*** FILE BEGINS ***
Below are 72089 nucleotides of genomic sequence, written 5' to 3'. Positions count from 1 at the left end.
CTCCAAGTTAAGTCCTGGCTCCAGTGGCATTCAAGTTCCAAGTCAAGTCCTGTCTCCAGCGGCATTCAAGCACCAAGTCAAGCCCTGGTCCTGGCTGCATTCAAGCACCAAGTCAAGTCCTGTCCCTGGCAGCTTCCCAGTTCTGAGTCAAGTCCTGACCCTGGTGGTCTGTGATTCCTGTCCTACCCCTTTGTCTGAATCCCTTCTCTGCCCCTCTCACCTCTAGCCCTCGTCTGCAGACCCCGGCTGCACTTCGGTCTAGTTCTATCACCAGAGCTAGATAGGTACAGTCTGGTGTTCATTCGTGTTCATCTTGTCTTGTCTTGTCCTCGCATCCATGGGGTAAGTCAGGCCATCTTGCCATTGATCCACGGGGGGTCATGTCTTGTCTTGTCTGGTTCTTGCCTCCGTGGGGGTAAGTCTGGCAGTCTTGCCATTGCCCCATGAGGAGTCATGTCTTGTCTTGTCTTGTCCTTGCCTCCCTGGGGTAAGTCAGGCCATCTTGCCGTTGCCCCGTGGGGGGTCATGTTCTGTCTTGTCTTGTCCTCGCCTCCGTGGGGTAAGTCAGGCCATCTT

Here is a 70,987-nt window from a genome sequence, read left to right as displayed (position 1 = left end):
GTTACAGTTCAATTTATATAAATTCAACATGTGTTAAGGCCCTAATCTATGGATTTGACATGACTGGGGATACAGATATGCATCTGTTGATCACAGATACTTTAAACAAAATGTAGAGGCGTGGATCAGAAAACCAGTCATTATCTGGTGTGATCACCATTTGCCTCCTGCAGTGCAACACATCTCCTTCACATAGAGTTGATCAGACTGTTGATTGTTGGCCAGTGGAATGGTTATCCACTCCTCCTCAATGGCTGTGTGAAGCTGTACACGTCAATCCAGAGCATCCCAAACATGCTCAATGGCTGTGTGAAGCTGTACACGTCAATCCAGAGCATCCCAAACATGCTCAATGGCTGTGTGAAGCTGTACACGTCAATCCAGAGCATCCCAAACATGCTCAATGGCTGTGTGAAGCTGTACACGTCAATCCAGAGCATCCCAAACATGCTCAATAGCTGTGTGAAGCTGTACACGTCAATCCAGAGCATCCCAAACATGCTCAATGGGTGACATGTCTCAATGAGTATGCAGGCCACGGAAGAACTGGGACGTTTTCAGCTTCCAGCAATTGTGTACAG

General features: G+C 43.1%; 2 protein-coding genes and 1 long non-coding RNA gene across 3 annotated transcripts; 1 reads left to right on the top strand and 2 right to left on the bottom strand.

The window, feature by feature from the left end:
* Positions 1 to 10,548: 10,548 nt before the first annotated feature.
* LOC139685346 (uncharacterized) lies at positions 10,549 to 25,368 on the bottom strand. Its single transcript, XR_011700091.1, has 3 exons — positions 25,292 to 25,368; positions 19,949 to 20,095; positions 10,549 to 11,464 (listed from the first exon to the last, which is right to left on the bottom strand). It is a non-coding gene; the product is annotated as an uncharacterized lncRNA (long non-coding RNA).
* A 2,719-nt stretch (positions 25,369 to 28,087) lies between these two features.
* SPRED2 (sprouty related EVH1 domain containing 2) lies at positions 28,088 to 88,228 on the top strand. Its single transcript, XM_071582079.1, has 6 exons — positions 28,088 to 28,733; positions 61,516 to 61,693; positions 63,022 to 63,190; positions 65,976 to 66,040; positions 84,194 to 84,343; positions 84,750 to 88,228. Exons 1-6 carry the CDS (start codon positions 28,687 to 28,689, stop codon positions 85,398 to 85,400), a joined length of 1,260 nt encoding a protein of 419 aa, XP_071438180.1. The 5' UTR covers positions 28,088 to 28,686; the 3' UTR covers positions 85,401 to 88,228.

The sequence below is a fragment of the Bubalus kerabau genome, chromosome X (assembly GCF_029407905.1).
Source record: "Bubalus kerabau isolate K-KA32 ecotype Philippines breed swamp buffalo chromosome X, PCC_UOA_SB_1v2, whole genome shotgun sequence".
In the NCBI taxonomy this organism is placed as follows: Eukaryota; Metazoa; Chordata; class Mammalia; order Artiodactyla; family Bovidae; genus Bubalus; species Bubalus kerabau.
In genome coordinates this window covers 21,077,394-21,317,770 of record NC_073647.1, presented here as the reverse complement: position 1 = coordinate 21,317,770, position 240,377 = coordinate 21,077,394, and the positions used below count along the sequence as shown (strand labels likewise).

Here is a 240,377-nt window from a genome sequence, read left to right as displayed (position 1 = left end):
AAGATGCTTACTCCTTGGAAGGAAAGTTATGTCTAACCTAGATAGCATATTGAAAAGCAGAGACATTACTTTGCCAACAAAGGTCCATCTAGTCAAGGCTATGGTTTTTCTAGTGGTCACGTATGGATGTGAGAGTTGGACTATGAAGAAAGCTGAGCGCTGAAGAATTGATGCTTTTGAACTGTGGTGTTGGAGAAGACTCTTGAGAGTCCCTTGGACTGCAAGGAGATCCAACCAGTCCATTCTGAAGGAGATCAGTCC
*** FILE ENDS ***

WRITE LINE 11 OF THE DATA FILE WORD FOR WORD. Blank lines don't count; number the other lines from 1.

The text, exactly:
The sequence below is a fragment of the Bubalus kerabau genome, chromosome X (assembly GCF_029407905.1).